Faith & Order, Act II
Notre Dame Conference Plans New Faith & Order Effort
by Thomas C. Oden
One hundred twenty theologians and church leaders met October 7–9, 2001, at Notre Dame to consider a second North American Conference on Faith and Order. (The first North American Faith and Order conference was held in 1957.) According to the final report of the Notre Dame conference, today the ecumenical movement is “imperiled by ineffective institutions, outmoded methodologies, and above all, by an unclear vision and a weakness of faith.” The participants approved a Faith and Order Conference to meet in 2004–2005.
William G. Rusch, former executive director of Faith and Order of the National Council of Churches (NCC), resigned from the NCC last summer. He then formed the Foundation for a Conference on Faith and Order in North America (in Formation) for the purpose of examining the prospects and possibilities for a Second North American Conference on Faith and Order. Board members included Archbishop Demetrios, Thomas W. Gillespie, Robert Jenson, Cheryl Bridges Johns, William Cardinal Keeler, and Richard Mouw. Other members of the planning committee for the Notre Dame consultation included Augustine Di Noia, Douglas Jacobsen, and Philip Krey.
Norman Hjelm presented the final report of the Notre Dame conference to the foundation board. It acknowledged “the tension between ancient ecumenical witness and modernity. Those who take the ancient testimony seriously are marginalized within Protestantism.” It candidly acknowledged, “many at the consultation noted with dismay the increasing ineffectiveness of many 20th-century ecumenical institutions. Such institutions now represent only parts of the total Christian community, and their life and programs have also become at best only fragments of the total Christian witness to the world required in the present time. Many feel that in these institutions the essential role of Faith and Order has been marginalized.”
No NCC Fingerprints
Pentecostals made it clear that “if there is any visible tie or traceable evidence leading back to the National Council of Churches,” they could not participate. They cannot take anything back to their judicatories if it has NCC fingerprints on it. “Pentecostals cannot support the foundation unless it is disconnected with NCC. Faith and Order must make a clear break from the NCC,” stated the leading Pentecostal spokesman, Cecil Melvin Robeck of Fuller Seminary.
Lydia Veliko, ecumenical officer of the United Church of Christ, responded that there was no assumption that the NCC would remain a defining or controlling partner in future Faith and Order discussions. Robeck indicated that he was not asking member churches to disaffiliate with the NCC, but simply that the NCC disconnect from Faith and Order.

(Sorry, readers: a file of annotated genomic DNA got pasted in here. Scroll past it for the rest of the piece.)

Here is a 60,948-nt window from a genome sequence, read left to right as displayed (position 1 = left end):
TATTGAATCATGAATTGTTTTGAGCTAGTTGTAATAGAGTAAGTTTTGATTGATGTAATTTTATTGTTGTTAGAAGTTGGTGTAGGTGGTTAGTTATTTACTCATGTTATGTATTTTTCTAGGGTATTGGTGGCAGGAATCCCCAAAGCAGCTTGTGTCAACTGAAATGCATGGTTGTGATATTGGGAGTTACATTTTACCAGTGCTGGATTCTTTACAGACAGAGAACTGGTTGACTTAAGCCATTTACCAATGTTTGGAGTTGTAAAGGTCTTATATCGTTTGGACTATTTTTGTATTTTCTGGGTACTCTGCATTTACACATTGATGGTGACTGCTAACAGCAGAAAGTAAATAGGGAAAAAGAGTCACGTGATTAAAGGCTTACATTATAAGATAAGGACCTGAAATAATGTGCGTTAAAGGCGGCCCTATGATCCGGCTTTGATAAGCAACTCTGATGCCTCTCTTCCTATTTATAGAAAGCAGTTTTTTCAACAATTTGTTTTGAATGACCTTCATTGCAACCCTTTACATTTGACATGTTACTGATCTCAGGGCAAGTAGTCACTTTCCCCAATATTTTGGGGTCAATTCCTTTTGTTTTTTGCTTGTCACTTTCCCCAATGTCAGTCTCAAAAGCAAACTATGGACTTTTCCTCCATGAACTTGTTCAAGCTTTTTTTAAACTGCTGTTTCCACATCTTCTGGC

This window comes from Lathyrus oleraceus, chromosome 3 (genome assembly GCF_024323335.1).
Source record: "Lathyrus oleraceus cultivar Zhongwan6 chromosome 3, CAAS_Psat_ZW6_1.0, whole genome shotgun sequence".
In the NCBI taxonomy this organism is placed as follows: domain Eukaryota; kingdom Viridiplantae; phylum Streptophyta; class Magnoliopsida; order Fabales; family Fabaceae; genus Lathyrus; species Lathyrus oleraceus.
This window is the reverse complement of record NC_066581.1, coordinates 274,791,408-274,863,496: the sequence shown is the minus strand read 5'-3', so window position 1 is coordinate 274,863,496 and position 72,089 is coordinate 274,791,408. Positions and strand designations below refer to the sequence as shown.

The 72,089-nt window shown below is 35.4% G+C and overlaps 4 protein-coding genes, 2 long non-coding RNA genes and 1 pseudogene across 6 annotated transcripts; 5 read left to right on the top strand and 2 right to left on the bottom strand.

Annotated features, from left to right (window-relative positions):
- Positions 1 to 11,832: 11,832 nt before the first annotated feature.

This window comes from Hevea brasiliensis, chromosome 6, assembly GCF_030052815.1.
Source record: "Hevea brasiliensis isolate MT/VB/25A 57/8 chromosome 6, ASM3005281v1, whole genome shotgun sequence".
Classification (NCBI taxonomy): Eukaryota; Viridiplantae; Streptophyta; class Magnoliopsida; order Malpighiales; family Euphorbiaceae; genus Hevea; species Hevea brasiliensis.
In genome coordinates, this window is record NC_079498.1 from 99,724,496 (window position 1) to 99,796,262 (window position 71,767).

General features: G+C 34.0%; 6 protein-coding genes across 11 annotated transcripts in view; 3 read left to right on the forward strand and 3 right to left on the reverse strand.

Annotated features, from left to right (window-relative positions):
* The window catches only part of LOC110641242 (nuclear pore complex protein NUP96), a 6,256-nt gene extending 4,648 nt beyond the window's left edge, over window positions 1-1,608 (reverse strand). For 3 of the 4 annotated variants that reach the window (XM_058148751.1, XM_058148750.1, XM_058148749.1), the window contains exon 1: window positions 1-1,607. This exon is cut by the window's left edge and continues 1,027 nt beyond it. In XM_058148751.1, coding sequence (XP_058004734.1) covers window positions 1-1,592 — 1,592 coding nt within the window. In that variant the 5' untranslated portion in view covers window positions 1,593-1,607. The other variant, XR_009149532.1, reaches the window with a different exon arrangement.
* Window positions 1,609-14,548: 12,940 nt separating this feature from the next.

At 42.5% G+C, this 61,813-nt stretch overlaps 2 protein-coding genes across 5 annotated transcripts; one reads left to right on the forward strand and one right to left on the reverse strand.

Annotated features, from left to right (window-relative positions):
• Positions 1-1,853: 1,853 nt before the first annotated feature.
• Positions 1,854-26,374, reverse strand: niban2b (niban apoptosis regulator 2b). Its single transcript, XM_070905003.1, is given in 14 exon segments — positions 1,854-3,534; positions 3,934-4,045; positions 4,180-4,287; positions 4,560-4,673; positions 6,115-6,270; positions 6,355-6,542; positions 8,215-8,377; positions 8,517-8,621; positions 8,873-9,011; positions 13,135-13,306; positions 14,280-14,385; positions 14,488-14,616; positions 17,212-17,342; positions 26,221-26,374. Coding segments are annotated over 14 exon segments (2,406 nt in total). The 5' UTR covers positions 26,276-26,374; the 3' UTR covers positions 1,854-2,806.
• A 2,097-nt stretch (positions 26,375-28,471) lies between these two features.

The idea behind the foundation is to provide something other than the NCC as a sponsoring entity. Consultants were assured that no one from the staff of the NCC is working on the next stage of Faith and Order planning. Faith and Order is to operate within the new, post-NCC configurations of the ecumenical movement and not within the NCC.
Robeck reviewed Pentecostal policy toward ecumenical participation, indicating that in March 2001 “the European Pentecostal Churches took an official action to bar all participation in such ecumenical activities by its members.” In May the presidium of the Pentecostal World Fellowship generally “opposed such engagements.” The General Council of the Assemblies of God officially disapproves “of ministers or churches participating in any of the modern ecumenical organizations on a local, national, or international level in such a manner as to promote the ecumenical movement.”
In his paper prepared for the Notre Dame consultation, Robeck noted,
The Orthodox representative on the planning committee, Professor Peter Bouteneff of St. Vladimir’s Seminary, called for a more thoroughgoing Orthodox-Evangelical-Pentecostal dialogue. He warned that if the Orthodox are not better represented in the next Faith and Order conference, there will surely be a separate statement from the Orthodox.
In the Statement of Goals and Purposes (adopted in January 2001 by the new foundation), the conference is pledged to seek to “further the unity of the church, recognizing that unity is intrinsically related to holiness.” “While we are all firmly committed to the goal of visible unity, we acknowledge that we do not yet fully agree on what this means.” Among the objectives of the next phase of Faith and Order are: “enlisting new partners in the ecumenical venture; preparing a new generation of ecumenical leaders; reflecting on the structures of conciliar ecumenism.”